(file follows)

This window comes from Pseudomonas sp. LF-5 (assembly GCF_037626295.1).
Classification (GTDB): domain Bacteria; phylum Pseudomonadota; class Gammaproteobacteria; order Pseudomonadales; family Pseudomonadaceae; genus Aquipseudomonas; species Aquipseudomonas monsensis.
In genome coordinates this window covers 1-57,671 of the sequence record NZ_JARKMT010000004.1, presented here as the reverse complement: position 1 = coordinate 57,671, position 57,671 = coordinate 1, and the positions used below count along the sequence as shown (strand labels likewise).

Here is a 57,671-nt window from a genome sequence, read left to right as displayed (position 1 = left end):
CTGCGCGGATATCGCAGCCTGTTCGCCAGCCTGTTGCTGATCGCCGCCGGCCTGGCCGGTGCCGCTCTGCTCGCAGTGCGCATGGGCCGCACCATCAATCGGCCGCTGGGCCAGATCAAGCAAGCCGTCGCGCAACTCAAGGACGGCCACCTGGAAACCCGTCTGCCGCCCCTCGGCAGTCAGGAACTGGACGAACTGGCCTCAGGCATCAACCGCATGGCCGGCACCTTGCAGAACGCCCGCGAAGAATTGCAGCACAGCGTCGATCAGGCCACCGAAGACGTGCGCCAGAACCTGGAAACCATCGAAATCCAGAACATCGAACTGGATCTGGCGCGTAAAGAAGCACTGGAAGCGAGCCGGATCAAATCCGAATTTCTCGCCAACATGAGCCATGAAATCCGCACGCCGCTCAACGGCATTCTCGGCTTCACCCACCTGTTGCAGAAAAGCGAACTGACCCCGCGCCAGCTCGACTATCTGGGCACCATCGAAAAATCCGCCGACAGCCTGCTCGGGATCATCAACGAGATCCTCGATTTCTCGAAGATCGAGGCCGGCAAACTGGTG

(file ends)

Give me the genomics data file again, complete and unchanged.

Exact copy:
This window comes from Pseudomonas sp. LF-5 (assembly GCF_037626295.1).
Classification (GTDB): domain Bacteria; phylum Pseudomonadota; class Gammaproteobacteria; order Pseudomonadales; family Pseudomonadaceae; genus Aquipseudomonas; species Aquipseudomonas monsensis.
In genome coordinates this window covers 1-57,671 of the sequence record NZ_JARKMT010000004.1, presented here as the reverse complement: position 1 = coordinate 57,671, position 57,671 = coordinate 1, and the positions used below count along the sequence as shown (strand labels likewise).

Here is a 57,671-nt window from a genome sequence, read left to right as displayed (position 1 = left end):
CTGCGCGGATATCGCAGCCTGTTCGCCAGCCTGTTGCTGATCGCCGCCGGCCTGGCCGGTGCCGCTCTGCTCGCAGTGCGCATGGGCCGCACCATCAATCGGCCGCTGGGCCAGATCAAGCAAGCCGTCGCGCAACTCAAGGACGGCCACCTGGAAACCCGTCTGCCGCCCCTCGGCAGTCAGGAACTGGACGAACTGGCCTCAGGCATCAACCGCATGGCCGGCACCTTGCAGAACGCCCGCGAAGAATTGCAGCACAGCGTCGATCAGGCCACCGAAGACGTGCGCCAGAACCTGGAAACCATCGAAATCCAGAACATCGAACTGGATCTGGCGCGTAAAGAAGCACTGGAAGCGAGCCGGATCAAATCCGAATTTCTCGCCAACATGAGCCATGAAATCCGCACGCCGCTCAACGGCATTCTCGGCTTCACCCACCTGTTGCAGAAAAGCGAACTGACCCCGCGCCAGCTCGACTATCTGGGCACCATCGAAAAATCCGCCGACAGCCTGCTCGGGATCATCAACGAGATCCTCGATTTCTCGAAGATCGAGGCCGGCAAACTGGTG